I recently read that some German dictionaries list the genitive case ending for an entry but no explanation was given as to why some publishers choose to do this. Anyone happen to know?
The genitive singular ending, together with gender and plural ending, provide strong, often definite information about all inflections of the noun.
Although there are four cases and two numbers, German nouns have at most four different forms. For masculine and neuter nouns, genitive singular (“strong” -(e)s or “weak” -(e)n) is almost always different from nominative singular, while accusative singular and dative singular are usually the same as nominative singular and sometimes (if “weak”) the same as genitive singular. Rarely, “strong” dative singular (-e) may deviate from accusative singular nowadays.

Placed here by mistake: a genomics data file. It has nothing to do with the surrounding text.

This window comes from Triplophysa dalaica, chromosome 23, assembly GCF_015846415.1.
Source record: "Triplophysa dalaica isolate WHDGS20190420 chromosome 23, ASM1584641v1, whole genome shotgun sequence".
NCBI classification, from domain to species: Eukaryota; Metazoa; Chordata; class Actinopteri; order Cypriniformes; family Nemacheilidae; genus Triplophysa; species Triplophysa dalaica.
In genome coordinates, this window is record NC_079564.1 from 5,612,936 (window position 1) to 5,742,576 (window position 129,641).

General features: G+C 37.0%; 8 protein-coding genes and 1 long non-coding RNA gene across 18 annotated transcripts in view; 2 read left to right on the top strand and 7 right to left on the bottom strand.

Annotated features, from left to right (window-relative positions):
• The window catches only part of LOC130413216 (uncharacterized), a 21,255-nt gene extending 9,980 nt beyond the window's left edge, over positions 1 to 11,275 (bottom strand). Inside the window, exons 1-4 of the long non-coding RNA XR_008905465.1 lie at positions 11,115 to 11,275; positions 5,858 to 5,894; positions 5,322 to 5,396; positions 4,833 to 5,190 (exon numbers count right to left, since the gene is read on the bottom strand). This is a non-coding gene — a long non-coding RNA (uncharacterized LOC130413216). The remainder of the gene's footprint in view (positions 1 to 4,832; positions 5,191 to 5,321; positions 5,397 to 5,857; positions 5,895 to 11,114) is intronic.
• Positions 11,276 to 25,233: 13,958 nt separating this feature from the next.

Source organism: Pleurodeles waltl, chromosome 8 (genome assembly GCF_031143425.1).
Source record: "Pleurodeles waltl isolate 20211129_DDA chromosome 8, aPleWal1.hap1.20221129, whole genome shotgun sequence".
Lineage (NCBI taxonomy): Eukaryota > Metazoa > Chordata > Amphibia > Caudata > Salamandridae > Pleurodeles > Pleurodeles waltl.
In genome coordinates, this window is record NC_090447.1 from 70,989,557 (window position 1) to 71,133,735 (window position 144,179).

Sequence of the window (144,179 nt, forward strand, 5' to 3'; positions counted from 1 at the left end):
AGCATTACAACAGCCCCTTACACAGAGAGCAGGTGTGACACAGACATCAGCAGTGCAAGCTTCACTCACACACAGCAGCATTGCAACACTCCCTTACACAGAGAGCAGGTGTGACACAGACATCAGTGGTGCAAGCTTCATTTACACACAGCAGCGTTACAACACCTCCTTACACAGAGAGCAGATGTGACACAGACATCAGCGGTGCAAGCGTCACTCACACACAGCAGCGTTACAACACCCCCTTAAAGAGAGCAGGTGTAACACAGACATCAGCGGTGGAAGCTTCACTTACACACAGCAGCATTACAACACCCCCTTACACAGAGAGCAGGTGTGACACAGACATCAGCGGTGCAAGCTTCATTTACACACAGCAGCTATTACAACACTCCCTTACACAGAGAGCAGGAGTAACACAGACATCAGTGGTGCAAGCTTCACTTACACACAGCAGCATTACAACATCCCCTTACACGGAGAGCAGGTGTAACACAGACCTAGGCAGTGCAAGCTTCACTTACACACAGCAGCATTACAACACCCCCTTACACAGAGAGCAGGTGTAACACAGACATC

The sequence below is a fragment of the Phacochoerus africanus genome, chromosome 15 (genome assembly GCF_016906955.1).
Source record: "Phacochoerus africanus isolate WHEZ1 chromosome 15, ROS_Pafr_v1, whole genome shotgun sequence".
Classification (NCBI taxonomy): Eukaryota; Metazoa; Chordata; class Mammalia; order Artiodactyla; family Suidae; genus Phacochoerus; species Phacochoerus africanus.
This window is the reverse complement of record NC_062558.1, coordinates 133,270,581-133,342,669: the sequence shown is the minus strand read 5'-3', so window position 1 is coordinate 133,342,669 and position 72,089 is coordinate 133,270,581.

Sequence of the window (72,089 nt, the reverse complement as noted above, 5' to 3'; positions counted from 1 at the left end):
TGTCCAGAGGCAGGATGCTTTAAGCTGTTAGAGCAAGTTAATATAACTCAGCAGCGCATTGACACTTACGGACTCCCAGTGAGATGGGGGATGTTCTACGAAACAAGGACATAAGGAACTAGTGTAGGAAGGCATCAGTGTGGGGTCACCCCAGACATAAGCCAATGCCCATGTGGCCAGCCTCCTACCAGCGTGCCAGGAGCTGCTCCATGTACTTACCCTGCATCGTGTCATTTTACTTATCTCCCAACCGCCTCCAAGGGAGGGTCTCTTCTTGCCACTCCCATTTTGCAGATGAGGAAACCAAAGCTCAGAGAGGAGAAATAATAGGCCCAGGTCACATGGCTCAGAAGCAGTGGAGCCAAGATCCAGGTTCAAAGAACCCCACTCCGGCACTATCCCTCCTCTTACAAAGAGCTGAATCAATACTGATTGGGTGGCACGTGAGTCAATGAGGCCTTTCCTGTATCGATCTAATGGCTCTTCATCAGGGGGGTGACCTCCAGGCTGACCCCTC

Nominative plural, accusative plural and genitive plural are always the same form and, unless they already end in -n (or -s), dative plural is different by adding -(e)n.
The genitive (and possibly the plural) is added to give a first idea of the declination, which applies. Typically an abbreviation of the declination follows, so the other cases can also be looked up. But since this is mostly found in an appendix with some knowledge of the genitive the cross-reference is not necessary.